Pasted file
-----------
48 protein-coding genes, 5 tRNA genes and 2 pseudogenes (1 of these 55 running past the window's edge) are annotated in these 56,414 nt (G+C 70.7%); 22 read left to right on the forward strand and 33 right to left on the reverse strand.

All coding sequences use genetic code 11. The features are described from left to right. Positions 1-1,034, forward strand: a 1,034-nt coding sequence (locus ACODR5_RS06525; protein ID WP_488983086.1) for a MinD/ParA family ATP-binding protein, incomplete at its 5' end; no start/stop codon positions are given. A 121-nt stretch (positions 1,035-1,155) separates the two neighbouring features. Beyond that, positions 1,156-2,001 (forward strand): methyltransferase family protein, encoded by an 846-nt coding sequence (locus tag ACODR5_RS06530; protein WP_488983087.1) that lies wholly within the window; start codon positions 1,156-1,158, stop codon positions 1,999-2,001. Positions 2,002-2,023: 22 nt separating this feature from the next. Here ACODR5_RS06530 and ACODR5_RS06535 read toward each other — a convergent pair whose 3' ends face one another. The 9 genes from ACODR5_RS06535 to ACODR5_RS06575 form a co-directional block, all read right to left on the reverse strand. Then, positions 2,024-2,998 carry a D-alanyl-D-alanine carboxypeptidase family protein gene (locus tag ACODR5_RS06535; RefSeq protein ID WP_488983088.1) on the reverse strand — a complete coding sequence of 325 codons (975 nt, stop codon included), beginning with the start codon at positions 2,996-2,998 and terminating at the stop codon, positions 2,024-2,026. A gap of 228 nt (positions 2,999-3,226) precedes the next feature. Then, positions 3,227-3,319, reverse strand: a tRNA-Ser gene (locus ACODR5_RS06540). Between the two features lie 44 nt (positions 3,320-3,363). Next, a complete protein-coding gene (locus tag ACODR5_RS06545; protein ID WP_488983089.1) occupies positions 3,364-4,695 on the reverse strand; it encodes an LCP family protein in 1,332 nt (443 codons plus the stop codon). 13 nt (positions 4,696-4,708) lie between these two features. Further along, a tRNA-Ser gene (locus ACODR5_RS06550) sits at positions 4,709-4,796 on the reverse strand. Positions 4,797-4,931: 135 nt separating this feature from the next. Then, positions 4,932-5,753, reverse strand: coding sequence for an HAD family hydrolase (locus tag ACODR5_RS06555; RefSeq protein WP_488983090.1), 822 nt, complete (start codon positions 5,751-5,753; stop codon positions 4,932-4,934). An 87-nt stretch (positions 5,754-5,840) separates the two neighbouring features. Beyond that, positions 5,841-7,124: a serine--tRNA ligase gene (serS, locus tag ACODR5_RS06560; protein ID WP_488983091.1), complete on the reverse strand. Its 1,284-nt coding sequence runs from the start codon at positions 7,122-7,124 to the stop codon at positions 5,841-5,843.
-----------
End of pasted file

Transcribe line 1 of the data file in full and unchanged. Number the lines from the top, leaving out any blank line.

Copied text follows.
48 protein-coding genes, 5 tRNA genes and 2 pseudogenes (1 of these 55 running past the window's edge) are annotated in these 56,414 nt (G+C 70.7%); 22 read left to right on the forward strand and 33 right to left on the reverse strand.